COVID recession hit women harder than men says Grattan Institute

The independent Australian think tank the Grattan Institute has released a report that shows the COVID recession has hit women much harder than men, an impact that will compound women’s lifetime economic disadvantage.

According to the Institute, Australian women copped a triple-whammy:

  • they lost more jobs than men – almost 8% at the peak of the crisis, compared to 4% for men;
  • they shouldered more of the increase in unpaid work – including supervising children learning remotely – taking on an extra hour each day more than men, on top of their existing heavier load; and
  • they were less likely to get government support – JobKeeper excluded short-term casuals, who in the hardest-hit industries are mostly women.

Women’s work: The impact of the COVID crisis on Australian women – appropriately released on International Women’s Day 2021 – states: “Between February and May 2020, the construction sector lost less than 5% of its work hours but got more than $35 billion of government assistance, whereas the hospitality sector lost more than 47% per cent of its work hours but got only about $1.3 billion of direct government assistance.”

Why this matters – the importance of Australia’s community education providers in training women

“The unequal gender impact of the COVID-induced recession will be with Australia for many years to come. This matters because female participation in our economy is a major key to economic advancement,” said CCA CEO, Dr Don Perlgut.

The Australian Government’s Strategy to Boost Women’s Workforce Participation states, “Increasing women’s workforce participation leads to better living standards for individuals and families, improves the bottom line of businesses and is a significant driver of national economic growth.”

Australia’s not-for-profit adult and community education (ACE) providers have an outsize role to play to ensure the country meets this goal, because ACE organisations over-perform in training women across the vocational education and training (VET) sector, proportionately more than any other provider group. This applies in all states across the country.

As the table below shows, although the percentage of males and females participating in VET are roughly equal, female participation in community education providers are approximately two thirds of all students, the only provider group to consistently engage more women than men. (source: NCVER, 2018 figures)

“If Australia is really serious at female economic participation and its corollary of proper VET training for women, there is no doubt what to do: you must start with the community education sector, empowering and funding them to do their work,” said Dr Perlgut.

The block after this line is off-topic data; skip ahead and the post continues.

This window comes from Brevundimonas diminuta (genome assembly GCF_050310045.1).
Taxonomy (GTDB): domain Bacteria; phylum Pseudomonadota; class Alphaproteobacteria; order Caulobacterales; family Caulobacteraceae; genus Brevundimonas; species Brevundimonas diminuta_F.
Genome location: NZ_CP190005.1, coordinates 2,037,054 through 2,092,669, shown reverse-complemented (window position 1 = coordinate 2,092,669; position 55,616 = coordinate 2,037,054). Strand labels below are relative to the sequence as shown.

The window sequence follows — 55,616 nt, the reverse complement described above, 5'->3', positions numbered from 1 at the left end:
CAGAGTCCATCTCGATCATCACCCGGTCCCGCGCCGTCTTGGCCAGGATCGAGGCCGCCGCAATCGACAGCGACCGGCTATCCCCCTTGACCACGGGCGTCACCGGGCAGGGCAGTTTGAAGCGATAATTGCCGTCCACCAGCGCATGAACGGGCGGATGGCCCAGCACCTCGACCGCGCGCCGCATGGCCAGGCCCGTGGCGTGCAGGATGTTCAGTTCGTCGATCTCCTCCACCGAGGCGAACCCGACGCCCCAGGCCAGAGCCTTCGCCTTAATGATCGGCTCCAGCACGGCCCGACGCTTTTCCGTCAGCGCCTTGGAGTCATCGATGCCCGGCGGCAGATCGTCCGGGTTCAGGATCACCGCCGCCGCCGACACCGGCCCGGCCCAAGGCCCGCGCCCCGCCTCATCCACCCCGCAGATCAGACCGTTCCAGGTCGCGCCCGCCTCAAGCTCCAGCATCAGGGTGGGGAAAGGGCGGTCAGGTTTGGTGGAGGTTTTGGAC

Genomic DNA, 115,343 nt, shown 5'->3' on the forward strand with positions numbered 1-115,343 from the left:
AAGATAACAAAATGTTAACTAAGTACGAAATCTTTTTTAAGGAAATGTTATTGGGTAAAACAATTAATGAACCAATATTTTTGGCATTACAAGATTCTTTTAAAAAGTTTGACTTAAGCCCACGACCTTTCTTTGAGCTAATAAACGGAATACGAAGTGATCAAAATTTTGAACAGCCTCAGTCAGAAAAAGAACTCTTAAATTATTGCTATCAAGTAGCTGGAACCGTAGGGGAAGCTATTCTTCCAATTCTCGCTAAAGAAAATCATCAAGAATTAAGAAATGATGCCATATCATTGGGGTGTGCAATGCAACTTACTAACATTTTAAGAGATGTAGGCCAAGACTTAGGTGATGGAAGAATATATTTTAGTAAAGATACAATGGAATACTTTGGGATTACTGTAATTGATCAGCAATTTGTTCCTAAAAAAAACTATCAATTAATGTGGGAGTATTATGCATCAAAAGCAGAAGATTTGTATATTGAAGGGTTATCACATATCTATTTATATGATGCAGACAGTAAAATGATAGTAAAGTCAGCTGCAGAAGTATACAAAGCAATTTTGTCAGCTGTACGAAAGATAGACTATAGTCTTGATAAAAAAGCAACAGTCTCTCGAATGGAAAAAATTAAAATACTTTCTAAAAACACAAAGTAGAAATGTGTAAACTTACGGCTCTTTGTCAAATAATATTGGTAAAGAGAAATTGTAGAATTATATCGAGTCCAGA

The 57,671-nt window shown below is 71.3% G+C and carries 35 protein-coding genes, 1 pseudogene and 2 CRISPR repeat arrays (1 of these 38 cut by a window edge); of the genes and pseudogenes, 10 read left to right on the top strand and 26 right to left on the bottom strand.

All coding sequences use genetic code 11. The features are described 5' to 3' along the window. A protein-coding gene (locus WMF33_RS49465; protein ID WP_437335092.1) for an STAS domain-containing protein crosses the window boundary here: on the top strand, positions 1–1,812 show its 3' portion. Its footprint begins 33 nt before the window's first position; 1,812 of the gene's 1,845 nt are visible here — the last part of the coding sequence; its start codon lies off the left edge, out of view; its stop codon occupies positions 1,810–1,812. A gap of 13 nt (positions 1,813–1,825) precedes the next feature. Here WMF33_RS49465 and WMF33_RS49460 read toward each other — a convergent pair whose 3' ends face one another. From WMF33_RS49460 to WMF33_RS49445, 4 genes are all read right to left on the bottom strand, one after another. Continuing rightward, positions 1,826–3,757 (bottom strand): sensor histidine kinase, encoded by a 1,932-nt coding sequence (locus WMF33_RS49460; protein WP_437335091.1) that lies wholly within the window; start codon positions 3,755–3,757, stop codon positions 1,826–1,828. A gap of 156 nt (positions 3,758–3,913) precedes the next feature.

Total VET Students by Provider Type and gender percentage 2019
  Male (%) Female (%)
TAFE 52.6 47.5
Community Providers 43.3 56.7
Enterprise Providers 65.4 34.6
Private Providers 54.1 45.9
Universities 54.0 46.0
Schools 54.2 45.8
Total across providers 52.6 47.5


  Male (%) Female (%)
TAFE 46.8 53.2
Community Providers 37.0 63.0
Enterprise Providers 64.8 35.2
Private Providers 54.1 45.9
Universities  (Total <300) 47.5 52.5
Schools 54.8 45.2
Average across providers 50.2 49.8


  Male (%) Female (%)
TAFE  58.5 41.5
Community Providers 41.5 58.5
Enterprise Providers 64.4 35.6
Private Providers 50.5 49.5
Universities 54.8 45.2
Schools 57.2 42.8
Average across providers 51.4 48.6

Source: National Centre for Vocational Education Research, 2020

Women’s work: The impact of the COVID crisis on Australian women

The Grattan Institute report further states:

The faster-than-expected economic recovery and school re-openings have helped improve the outlook for women, but unemployment and underemployment remain too high, especially for vulnerable groups such as single parents, who are mostly women.

Women who became unemployed or left work in the recession face longer-term impacts on their wages and career progression because the COVID hit compounds the effects of other career breaks. Six months out of work can add another $100,000 to the average $2 million lifetime earnings gap between men and women with children in Australia.

Governments should inject more money into services sectors, childcare, and aged care, and rewrite the ‘rescue and recovery’ playbook before the next economic crisis.

Many Australians – particularly women – suffered more than they needed to in the COVID recession because elements of the government response were inadequate or ill-directed.

Policy makers seemed oblivious to the fact that this recession was different to previous crises – women now make up almost half the workforce, and they are overwhelmingly employed in the industries that were hit hardest by the government-imposed lockdowns, such as hospitality, tourism, and higher education.

Governments should ensure that any further stimulus goes well beyond the construction sector and includes at least temporary expansions of social programs and services. The Federal Government should also make a longer-term investment in childcare to support women’s workforce participation and the economic recovery.

Australia can ‘build back better’ after this crisis, but only if governments learn the lessons from the COVID recession.

Australia needs a new recession playbook, so women aren’t overlooked or forced to fall further behind.

The full report Women’s work: The impact of the COVID crisis on Australian women, by Danielle Wood, Kate Griffiths and Tom Crowley, can be downloaded from this link.

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